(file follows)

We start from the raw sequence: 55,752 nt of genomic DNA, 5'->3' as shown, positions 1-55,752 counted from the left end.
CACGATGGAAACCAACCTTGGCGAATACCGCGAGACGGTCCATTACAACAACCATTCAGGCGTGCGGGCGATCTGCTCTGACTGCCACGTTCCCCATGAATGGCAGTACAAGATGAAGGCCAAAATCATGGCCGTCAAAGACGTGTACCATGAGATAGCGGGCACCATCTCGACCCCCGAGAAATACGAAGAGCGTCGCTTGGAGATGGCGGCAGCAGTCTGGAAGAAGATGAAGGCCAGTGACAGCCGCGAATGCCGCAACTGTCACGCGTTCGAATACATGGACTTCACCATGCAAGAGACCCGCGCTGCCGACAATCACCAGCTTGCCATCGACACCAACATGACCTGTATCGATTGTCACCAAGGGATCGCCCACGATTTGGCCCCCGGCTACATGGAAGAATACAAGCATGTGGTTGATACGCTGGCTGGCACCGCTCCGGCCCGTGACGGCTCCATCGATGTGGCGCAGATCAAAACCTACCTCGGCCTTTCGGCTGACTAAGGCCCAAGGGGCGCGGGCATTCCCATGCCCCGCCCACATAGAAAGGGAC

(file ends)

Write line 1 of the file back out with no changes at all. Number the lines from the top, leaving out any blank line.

We start from the raw sequence: 55,752 nt of genomic DNA, 5'->3' as shown, positions 1-55,752 counted from the left end.